For me, only having read It just over a month ago, this film has a true charm. From the kids and the real world, human drama their stories bring to Pennywise’s dread, everything fires on all cylinders. Even the change from the late 1950s to the late 1980s works, and possibly opens up the story to newer generations in the process.
There have been a few strange takes amongst the praise. Not everyone has to dig this, when a novel you love comes to screen it won’t always hit the right spots for every fan. How could we possibly expect it to? Through it all there are going to be people disappointed, in some way, shape, or form. To me, It is the best adaptation of Stephen King’s work to date on screen. This is coming from someone who’s watched The Shawshank Redemption 100+ times, I love The Dead ZoneThe Shining. I’ll take this one over every last one. Because it gets King and his horror, how his stories read to me, and best of all is the fact the kids are out of this world.
See this one in theatre, in the dark. And you, too, will float.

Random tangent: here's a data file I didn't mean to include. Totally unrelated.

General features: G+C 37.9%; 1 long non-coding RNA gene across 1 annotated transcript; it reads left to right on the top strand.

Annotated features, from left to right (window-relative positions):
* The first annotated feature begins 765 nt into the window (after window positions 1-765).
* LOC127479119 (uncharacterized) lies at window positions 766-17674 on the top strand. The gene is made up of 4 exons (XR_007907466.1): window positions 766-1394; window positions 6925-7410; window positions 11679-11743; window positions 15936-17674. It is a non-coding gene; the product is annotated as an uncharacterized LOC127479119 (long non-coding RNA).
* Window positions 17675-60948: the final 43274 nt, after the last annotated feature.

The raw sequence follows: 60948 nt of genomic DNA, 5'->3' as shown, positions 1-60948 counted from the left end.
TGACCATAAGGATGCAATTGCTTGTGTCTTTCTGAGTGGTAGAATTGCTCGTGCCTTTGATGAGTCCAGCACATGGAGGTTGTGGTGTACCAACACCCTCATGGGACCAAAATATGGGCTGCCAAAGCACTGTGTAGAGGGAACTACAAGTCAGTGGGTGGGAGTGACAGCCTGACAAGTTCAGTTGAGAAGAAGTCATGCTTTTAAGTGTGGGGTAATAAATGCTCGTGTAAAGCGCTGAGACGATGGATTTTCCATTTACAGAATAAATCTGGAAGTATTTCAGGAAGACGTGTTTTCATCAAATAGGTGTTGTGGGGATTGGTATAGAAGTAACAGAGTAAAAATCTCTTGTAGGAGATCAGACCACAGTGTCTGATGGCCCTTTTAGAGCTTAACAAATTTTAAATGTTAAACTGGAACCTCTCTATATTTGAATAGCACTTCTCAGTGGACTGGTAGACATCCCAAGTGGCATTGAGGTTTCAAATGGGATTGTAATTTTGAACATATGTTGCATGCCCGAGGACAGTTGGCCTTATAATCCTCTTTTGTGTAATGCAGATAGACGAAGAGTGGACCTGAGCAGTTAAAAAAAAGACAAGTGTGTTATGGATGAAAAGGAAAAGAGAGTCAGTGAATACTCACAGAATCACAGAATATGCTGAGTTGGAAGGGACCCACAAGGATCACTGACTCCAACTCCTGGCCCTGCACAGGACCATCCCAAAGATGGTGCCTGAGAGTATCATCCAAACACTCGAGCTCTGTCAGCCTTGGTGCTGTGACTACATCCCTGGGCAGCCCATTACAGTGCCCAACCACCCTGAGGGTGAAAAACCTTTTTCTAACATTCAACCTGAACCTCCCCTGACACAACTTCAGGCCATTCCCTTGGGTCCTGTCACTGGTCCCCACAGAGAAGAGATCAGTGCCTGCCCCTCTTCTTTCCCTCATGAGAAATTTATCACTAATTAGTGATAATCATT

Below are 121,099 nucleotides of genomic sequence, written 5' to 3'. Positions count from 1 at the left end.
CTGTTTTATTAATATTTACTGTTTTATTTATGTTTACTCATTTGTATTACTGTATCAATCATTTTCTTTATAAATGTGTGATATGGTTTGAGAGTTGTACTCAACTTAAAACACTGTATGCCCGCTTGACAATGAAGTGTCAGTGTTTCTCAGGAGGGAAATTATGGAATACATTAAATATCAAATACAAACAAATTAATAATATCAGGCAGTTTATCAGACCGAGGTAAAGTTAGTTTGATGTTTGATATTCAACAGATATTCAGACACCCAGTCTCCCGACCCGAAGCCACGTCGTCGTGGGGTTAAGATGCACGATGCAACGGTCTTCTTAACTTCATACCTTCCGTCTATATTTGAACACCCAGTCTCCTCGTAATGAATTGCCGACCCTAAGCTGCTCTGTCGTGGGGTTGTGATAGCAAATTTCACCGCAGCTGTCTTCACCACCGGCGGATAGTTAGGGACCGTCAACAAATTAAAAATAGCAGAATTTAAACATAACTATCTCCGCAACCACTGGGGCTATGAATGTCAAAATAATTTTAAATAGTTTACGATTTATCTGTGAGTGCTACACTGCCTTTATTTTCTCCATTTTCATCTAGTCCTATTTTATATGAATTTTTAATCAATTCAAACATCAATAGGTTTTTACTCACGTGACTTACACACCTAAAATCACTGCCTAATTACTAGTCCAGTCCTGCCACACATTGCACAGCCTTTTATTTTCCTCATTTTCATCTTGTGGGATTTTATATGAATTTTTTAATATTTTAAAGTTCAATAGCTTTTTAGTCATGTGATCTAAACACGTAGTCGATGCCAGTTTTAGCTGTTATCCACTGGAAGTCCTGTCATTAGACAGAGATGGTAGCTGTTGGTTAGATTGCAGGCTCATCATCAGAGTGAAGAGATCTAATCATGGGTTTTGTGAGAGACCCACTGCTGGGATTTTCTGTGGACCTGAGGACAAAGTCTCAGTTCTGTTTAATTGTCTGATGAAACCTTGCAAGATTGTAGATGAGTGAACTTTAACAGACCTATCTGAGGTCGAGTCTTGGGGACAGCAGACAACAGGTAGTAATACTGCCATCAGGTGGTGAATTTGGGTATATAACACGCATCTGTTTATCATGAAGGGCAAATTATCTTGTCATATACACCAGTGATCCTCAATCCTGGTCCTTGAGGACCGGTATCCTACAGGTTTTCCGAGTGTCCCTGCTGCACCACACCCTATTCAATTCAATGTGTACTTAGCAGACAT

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I'm a Bachelor of Arts (Hons.) graduate and a Master's student with a concentration in early modern literature and print culture. Although I've studied everything from Medieval literature onward, also spending an extensive time studying post-modern critical theory; I have a large interest in both Marshall McLuhan and Jean Baudrillard. I completed my Honours thesis on John Milton's Paradise Lost + the communal aspects of its conception, writing, and its later printing/publication. This thesis will serve as the basis for a book about Milton's authorship and his influence on pop culture (that continues to this day). My Master's program involves a Creative Thesis, which will be a full-length, semi-autobiographical novel. Author Lisa Moore is supervising the writing of this thesis. I'm already looking towards doing a dissertation for a PhD in 2019, focusing on early modern print culture in Europe and the constructions of gender identities. - I'm a film writer, author, and a freelance editor. My short stories have been printed in Canada and the U.S. I edited Newfoundland author Earl B. Pilgrim's latest novel The Adventures of Ernest Doane Volume I. Aside from that I have a short screenplay titled "New Woman" that went into post-production during early 2018. I was part of a pilot episode for "The Ship" on CBC; I told a non-fiction story of mine about my own addiction/alcoholism live for an audience with nine other storytellers. - Meanwhile, I'm writing more screenplays, working on editing a couple novels I've finished, and running this website/writing all of its content. I used to write for Film Inquiry frequently during 2016-17. I'm currently contributing to a new website launching in May 2018, Scriptophobic; my column is titled Serial Killer Celluloid. Contact me at u39cjhn@mun.ca or hit me up on Twitter (@fathergore) if you want to chat, collaborate, or have any questions for me. I'm also on Facebook at www.facebook.com/fathersonholygore. Cheers!